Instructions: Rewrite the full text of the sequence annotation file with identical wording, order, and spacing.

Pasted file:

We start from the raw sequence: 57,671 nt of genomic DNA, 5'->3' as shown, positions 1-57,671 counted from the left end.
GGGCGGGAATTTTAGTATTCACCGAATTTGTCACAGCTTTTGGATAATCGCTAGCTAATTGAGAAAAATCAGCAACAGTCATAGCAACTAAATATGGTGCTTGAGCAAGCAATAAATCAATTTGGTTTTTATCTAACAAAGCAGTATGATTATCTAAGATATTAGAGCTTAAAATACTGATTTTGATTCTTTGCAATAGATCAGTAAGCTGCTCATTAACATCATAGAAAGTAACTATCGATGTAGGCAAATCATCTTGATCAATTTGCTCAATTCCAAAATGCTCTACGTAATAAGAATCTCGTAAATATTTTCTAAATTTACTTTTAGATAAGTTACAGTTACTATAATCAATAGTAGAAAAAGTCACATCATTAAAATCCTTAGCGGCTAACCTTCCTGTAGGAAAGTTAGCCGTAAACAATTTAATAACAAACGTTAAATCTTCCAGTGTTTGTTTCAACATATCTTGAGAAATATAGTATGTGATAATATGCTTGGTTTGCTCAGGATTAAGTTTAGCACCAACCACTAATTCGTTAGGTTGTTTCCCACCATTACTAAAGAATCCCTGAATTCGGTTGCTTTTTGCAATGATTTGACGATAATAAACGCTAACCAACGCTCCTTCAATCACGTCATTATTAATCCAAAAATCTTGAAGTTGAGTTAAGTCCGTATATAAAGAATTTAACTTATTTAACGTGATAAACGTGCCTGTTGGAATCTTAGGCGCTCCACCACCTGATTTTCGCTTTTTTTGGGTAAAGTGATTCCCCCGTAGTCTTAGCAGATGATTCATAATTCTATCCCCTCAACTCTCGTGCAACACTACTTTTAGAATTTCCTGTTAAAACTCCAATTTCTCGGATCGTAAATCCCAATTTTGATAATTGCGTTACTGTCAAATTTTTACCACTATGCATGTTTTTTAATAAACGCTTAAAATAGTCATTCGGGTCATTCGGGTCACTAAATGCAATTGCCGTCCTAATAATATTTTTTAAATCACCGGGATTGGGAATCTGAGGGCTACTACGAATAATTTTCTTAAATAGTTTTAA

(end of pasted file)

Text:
We start from the raw sequence: 57,671 nt of genomic DNA, 5'->3' as shown, positions 1-57,671 counted from the left end.
GGGCGGGAATTTTAGTATTCACCGAATTTGTCACAGCTTTTGGATAATCGCTAGCTAATTGAGAAAAATCAGCAACAGTCATAGCAACTAAATATGGTGCTTGAGCAAGCAATAAATCAATTTGGTTTTTATCTAACAAAGCAGTATGATTATCTAAGATATTAGAGCTTAAAATACTGATTTTGATTCTTTGCAATAGATCAGTAAGCTGCTCATTAACATCATAGAAAGTAACTATCGATGTAGGCAAATCATCTTGATCAATTTGCTCAATTCCAAAATGCTCTACGTAATAAGAATCTCGTAAATATTTTCTAAATTTACTTTTAGATAAGTTACAGTTACTATAATCAATAGTAGAAAAAGTCACATCATTAAAATCCTTAGCGGCTAACCTTCCTGTAGGAAAGTTAGCCGTAAACAATTTAATAACAAACGTTAAATCTTCCAGTGTTTGTTTCAACATATCTTGAGAAATATAGTATGTGATAATATGCTTGGTTTGCTCAGGATTAAGTTTAGCACCAACCACTAATTCGTTAGGTTGTTTCCCACCATTACTAAAGAATCCCTGAATTCGGTTGCTTTTTGCAATGATTTGACGATAATAAACGCTAACCAACGCTCCTTCAATCACGTCATTATTAATCCAAAAATCTTGAAGTTGAGTTAAGTCCGTATATAAAGAATTTAACTTATTTAACGTGATAAACGTGCCTGTTGGAATCTTAGGCGCTCCACCACCTGATTTTCGCTTTTTTTGGGTAAAGTGATTCCCCCGTAGTCTTAGCAGATGATTCATAATTCTATCCCCTCAACTCTCGTGCAACACTACTTTTAGAATTTCCTGTTAAAACTCCAATTTCTCGGATCGTAAATCCCAATTTTGATAATTGCGTTACTGTCAAATTTTTACCACTATGCATGTTTTTTAATAAACGCTTAAAATAGTCATTCGGGTCATTCGGGTCACTAAATGCAATTGCCGTCCTAATAATATTTTTTAAATCACCGGGATTGGGAATCTGAGGGCTACTACGAATAATTTTCTTAAATAGTTTTAA